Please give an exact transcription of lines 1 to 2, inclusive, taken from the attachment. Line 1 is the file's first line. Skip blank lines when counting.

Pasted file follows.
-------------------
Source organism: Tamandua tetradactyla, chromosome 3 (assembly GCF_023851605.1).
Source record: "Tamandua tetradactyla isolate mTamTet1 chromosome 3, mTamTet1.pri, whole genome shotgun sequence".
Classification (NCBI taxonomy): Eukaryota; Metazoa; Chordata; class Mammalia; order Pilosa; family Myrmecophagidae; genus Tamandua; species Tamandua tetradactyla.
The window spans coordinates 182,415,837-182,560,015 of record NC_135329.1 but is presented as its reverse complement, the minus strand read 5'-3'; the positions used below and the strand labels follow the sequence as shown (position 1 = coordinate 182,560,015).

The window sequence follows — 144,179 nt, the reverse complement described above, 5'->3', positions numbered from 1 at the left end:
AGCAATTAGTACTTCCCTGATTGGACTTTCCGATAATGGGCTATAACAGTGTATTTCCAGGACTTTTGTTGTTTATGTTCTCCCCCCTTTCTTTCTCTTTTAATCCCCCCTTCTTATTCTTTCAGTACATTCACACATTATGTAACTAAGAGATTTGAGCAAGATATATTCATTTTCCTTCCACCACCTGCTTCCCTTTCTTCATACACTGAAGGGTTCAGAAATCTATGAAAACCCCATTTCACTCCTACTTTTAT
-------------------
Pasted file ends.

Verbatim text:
Source organism: Tamandua tetradactyla, chromosome 3 (assembly GCF_023851605.1).
Source record: "Tamandua tetradactyla isolate mTamTet1 chromosome 3, mTamTet1.pri, whole genome shotgun sequence".